Germany returned Nazi-looted art to the high-ranking Nazi families who stole it rather than to the families from whom it was taken. The London-based Commission for Looted Art in Europe (CLAE) has discovered this remarkable scandal which has been covered up by Germany for decades.
The family of the late Gottlieb and Mathilde Kraus of Vienna, represented by CLAE, who are still trying to recover their 160 looted paintings, had good reason to think two of their paintings would be in the state-owned museum in Munich, the Bayerische Staatsgemaeldesammlungen (Bavarian State Paintings Collections). Records show they were handed over to Bavaria by the USA in 1952 for the purpose of restitution. To their shock, they found they had instead been given by the Bavarian State in the early 1960s to Henriette Hoffmann-von Schirach, daughter of Hitler’s close friend and photographer, Heinrich Hoffmann, and wife of the notorious Gauleiter of Vienna, Baldur von Schirach. Von Schirach was condemned at Nuremberg for crimes against humanity for the deportation of 60,000 Austrian Jews.
Anne Webber, Co-Chair of CLAE, said CLAE’s research shows that in the 1950s and 1960s Henriette Hoffmann-von Schirach recovered scores of paintings from Bavaria. It seems that Bavaria thought restitution meant restitution to the Nazis rather than to their victims.
Among the high ranking Nazi families negotiating to get back art, some of it looted, were the Goering, Hoffmann, Bormann, von Schirach, Frank and Streicher families. In many cases they negotiated directly with the Director of the Bavarian State Museums and Ministers in the Bavarian government. While their demands were dealt with promptly and efficiently and with little requirement to prove their claims of ownership, the looted families had their claims thrown out or impossible hurdles created to prevent them recovering their artworks. The families are still experiencing the same barriers to recovery of their looted works of art today.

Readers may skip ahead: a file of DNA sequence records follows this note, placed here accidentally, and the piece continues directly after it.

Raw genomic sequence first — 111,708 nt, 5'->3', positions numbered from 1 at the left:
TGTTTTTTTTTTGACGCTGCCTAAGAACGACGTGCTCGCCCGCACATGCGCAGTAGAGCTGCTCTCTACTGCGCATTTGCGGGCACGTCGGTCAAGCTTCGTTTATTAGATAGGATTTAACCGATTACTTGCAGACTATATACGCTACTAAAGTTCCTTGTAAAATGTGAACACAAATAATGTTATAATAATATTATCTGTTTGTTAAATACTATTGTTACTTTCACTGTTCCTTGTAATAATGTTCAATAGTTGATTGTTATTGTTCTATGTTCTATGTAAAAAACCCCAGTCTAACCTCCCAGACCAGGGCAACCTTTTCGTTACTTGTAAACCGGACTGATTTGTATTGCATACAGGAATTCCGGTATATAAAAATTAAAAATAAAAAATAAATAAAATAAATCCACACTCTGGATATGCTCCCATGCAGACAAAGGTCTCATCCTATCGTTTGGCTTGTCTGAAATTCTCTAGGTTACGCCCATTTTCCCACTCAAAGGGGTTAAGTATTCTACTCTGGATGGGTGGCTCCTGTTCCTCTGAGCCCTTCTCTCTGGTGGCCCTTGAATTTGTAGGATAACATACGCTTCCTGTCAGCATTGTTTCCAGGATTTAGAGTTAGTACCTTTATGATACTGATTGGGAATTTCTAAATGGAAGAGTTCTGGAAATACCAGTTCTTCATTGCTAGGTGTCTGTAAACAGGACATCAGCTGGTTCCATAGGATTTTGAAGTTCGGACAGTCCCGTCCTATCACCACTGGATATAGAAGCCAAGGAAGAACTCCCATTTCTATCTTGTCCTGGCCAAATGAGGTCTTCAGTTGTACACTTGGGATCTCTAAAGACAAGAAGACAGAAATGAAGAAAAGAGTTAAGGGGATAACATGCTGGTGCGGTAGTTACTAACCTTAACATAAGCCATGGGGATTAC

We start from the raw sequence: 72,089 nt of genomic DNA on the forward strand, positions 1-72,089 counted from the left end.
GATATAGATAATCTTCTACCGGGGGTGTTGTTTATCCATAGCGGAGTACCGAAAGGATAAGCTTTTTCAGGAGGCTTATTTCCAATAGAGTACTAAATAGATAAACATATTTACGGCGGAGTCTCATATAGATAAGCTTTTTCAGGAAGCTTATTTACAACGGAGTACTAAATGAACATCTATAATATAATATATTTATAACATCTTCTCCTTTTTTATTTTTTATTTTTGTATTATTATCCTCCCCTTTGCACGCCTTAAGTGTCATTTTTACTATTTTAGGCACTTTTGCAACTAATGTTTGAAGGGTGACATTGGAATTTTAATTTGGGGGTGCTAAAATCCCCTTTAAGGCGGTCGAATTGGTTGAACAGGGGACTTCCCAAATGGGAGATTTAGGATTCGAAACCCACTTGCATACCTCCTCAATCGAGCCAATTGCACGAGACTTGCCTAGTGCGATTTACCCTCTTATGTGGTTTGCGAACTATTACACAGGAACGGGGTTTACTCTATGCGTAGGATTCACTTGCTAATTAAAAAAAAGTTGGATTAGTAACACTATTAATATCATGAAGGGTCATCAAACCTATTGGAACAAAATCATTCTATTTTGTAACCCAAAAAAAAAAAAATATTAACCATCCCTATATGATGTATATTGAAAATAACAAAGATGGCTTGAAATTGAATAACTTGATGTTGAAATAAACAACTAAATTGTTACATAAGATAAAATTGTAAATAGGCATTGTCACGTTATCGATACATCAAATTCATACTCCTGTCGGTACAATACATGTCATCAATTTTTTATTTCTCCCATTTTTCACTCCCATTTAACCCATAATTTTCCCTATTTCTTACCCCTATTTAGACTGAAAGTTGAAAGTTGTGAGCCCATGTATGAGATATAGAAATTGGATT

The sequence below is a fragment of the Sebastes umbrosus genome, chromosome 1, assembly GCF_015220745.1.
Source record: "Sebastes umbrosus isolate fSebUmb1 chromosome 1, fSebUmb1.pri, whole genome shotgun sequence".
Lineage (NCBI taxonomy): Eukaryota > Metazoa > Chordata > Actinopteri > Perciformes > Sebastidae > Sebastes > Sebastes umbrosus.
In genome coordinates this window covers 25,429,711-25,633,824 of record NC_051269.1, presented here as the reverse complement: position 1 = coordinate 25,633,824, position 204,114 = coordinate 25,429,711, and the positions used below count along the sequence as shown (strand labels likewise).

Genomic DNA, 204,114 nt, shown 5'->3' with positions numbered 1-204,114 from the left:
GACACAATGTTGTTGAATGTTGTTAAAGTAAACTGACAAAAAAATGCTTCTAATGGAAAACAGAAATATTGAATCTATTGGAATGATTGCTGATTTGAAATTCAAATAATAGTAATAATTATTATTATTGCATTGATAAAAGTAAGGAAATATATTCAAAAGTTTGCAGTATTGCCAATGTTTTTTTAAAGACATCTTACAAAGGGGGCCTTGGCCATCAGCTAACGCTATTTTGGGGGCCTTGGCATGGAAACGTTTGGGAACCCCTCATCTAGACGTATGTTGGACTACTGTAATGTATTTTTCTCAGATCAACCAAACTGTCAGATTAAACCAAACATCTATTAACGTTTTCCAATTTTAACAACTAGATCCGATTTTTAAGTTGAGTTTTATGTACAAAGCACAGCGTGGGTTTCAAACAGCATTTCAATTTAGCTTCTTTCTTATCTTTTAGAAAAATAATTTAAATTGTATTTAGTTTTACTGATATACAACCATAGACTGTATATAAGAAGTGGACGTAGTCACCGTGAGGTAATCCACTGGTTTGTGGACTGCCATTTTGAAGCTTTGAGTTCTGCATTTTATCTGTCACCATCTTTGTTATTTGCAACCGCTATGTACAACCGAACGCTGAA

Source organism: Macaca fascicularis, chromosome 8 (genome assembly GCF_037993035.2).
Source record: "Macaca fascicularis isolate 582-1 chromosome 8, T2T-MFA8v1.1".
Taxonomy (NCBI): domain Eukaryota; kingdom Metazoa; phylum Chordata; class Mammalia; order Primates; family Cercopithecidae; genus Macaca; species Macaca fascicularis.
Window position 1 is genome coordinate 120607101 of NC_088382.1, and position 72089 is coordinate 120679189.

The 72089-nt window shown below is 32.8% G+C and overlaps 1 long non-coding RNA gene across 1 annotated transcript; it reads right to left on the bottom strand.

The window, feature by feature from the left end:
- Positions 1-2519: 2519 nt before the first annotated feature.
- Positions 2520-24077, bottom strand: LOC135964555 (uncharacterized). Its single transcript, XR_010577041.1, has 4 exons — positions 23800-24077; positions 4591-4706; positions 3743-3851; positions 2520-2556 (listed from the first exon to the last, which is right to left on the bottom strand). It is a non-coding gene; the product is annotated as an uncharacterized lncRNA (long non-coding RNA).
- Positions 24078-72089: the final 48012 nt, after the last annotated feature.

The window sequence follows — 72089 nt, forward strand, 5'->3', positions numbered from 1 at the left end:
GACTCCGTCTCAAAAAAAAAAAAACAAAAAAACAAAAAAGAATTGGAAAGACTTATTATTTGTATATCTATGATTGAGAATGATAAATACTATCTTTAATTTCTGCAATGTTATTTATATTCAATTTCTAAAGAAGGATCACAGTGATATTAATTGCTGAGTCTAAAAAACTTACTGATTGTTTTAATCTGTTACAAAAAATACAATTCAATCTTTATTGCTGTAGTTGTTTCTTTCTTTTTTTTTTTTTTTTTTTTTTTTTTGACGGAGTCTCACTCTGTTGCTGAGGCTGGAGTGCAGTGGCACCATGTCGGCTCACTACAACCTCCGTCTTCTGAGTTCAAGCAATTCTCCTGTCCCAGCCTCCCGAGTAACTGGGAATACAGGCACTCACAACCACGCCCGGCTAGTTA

One of the two Old Master paintings handed over to Mrs Hoffmann-von Schirach in 1962 in exchange for the paltry sum of 300 Deutsch Marks, was sold by her the following year for 16,100 Deutsch Marks to the Catholic Cathedral Association of Xanten in Germany’s North-Rhine Westphalia.
In July 2011, on behalf of the Kraus family, CLAE made a claim to Xanten for the painting, providing extensive proofs of its shocking history: looted by the Gestapo in Vienna in 1941 from the collection of Gottlieb and Mathilde Kraus; acquired in Vienna with other paintings from the Kraus collection by Heinrich Hoffman through the good offices of his son-in-law Baldur von Schirach; found by the Allies at the end of the war; returned to Bavaria by the US with the restitution obligation; and then returned to Mrs Hoffmann-von Schirach in 1962 on the flimsiest of grounds.
Despite the Cathedral of Xanten publicly proclaiming its proud ‘anti-Nazi’ past, it seems this attitude does not extend to property stolen from Jewish families. In the five years that CLAE has been trying to achieve an amicable settlement, the Cathedral Association, of which the local Bishop is part, has not once acknowledged the historical injustice perpetrated on this family or the persecution it has suffered. It has provided no documentation of any kind, nor a single proof of evidence of a good faith purchase. It has locked away the painting and only and repeatedly denied settlement of the claim on the grounds that it must have “an index linked return on its investment” of 1963. The last settlement offer by CLAE was made in September 2015 when the family stated their wish that their claim to be resolved by the end of October 2015. Anne Webber said there has only been silence from Xanten in the nine months since.